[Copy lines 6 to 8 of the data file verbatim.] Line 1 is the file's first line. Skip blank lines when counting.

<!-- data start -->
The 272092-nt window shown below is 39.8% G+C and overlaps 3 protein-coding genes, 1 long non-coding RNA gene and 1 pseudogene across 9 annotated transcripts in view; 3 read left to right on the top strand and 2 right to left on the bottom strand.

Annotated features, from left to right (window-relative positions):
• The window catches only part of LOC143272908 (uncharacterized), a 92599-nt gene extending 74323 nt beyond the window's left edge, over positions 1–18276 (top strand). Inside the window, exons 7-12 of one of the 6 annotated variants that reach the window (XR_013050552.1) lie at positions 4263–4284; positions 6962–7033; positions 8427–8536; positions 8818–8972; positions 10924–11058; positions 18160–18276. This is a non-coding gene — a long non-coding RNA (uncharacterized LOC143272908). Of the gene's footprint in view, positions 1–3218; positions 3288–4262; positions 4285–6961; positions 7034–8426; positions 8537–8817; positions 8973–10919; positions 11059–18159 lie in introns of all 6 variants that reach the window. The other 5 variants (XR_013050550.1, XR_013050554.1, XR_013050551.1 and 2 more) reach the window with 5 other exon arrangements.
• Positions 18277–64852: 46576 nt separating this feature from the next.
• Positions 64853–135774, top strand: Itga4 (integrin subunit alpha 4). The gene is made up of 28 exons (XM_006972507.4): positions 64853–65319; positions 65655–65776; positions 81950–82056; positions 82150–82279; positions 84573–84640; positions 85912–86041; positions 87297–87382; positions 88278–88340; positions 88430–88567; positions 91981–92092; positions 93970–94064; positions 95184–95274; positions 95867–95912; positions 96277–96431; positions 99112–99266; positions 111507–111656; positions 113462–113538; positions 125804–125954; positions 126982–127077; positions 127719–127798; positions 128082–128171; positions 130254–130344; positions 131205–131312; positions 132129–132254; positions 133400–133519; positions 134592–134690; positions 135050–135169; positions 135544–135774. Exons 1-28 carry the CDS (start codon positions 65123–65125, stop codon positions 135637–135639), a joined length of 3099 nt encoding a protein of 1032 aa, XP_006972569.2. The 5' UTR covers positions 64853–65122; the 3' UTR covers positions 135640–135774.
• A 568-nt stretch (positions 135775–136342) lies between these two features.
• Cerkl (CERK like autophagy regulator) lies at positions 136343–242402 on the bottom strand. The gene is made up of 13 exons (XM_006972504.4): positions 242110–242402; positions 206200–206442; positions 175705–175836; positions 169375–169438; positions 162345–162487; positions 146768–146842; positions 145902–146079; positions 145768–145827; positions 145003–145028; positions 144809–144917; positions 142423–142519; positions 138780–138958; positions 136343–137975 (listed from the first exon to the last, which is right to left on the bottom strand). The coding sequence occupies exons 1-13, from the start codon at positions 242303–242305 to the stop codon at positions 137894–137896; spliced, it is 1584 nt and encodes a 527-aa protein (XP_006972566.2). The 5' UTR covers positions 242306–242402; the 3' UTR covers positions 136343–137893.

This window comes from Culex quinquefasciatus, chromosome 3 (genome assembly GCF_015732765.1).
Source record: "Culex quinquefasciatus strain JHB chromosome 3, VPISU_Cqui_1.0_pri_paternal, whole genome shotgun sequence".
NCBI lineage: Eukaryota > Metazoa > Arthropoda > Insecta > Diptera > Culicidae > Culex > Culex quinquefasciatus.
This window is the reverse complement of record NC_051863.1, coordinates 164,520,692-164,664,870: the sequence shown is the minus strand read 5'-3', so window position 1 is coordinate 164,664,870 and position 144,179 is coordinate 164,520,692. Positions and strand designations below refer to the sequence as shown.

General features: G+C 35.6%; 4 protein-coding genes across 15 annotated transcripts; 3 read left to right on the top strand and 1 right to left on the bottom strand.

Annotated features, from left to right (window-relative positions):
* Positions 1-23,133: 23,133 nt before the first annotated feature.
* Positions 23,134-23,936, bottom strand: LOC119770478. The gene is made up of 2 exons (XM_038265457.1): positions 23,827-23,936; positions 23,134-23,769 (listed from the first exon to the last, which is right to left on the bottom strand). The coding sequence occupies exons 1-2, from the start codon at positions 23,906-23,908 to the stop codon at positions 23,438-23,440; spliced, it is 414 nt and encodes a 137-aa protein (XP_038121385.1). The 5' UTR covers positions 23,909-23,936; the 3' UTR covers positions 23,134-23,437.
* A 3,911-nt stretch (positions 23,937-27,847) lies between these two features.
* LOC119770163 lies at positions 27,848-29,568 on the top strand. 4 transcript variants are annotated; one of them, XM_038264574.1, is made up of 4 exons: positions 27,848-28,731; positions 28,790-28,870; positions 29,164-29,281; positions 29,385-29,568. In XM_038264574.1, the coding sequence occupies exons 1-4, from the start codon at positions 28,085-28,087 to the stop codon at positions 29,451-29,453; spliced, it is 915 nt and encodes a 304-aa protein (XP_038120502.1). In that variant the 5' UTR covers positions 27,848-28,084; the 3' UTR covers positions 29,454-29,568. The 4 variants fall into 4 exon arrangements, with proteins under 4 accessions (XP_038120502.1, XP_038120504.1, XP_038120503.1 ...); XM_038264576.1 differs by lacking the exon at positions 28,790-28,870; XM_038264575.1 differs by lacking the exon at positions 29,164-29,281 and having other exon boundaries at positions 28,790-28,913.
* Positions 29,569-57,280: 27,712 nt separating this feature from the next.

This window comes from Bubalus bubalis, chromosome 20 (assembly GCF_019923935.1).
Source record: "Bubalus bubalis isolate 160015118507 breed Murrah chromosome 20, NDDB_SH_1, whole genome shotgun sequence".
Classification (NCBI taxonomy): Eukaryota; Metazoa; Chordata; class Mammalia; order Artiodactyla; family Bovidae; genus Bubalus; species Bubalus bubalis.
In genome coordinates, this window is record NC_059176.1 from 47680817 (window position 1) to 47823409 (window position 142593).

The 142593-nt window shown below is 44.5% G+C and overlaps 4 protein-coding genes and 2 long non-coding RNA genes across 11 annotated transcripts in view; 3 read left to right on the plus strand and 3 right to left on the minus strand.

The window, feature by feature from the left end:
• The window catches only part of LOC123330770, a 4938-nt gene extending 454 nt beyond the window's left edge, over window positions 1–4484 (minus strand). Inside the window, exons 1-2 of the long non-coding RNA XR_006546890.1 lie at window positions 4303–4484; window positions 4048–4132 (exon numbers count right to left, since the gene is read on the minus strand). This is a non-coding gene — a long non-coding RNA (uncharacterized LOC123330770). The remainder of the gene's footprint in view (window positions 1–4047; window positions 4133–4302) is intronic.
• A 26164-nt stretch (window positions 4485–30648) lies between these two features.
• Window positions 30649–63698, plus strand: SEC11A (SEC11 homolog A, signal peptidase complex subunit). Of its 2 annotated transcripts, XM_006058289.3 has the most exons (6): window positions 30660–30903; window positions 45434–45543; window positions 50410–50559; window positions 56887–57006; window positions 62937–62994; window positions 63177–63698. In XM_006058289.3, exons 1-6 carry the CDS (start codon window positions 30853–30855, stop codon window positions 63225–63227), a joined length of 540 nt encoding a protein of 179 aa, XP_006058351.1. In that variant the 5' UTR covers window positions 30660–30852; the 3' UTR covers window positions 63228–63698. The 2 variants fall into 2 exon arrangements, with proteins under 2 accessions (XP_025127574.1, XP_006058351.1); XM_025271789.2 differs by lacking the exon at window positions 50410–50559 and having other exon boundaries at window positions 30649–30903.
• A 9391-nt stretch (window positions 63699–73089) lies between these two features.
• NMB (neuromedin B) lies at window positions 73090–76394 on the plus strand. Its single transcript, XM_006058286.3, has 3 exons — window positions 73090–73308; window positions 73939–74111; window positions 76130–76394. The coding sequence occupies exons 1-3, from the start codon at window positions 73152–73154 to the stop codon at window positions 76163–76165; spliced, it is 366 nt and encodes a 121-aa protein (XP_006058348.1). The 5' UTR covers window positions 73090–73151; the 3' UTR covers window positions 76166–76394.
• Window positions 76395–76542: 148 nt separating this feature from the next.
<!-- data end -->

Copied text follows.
• A 568-nt stretch (positions 135775–136342) lies between these two features.
• Cerkl (CERK like autophagy regulator) lies at positions 136343–242402 on the bottom strand. The gene is made up of 13 exons (XM_006972504.4): positions 242110–242402; positions 206200–206442; positions 175705–175836; positions 169375–169438; positions 162345–162487; positions 146768–146842; positions 145902–146079; positions 145768–145827; positions 145003–145028; positions 144809–144917; positions 142423–142519; positions 138780–138958; positions 136343–137975 (listed from the first exon to the last, which is right to left on the bottom strand). The coding sequence occupies exons 1-13, from the start codon at positions 242303–242305 to the stop codon at positions 137894–137896; spliced, it is 1584 nt and encodes a 527-aa protein (XP_006972566.2). The 5' UTR covers positions 242306–242402; the 3' UTR covers positions 136343–137893.

This window comes from Culex quinquefasciatus, chromosome 3 (genome assembly GCF_015732765.1).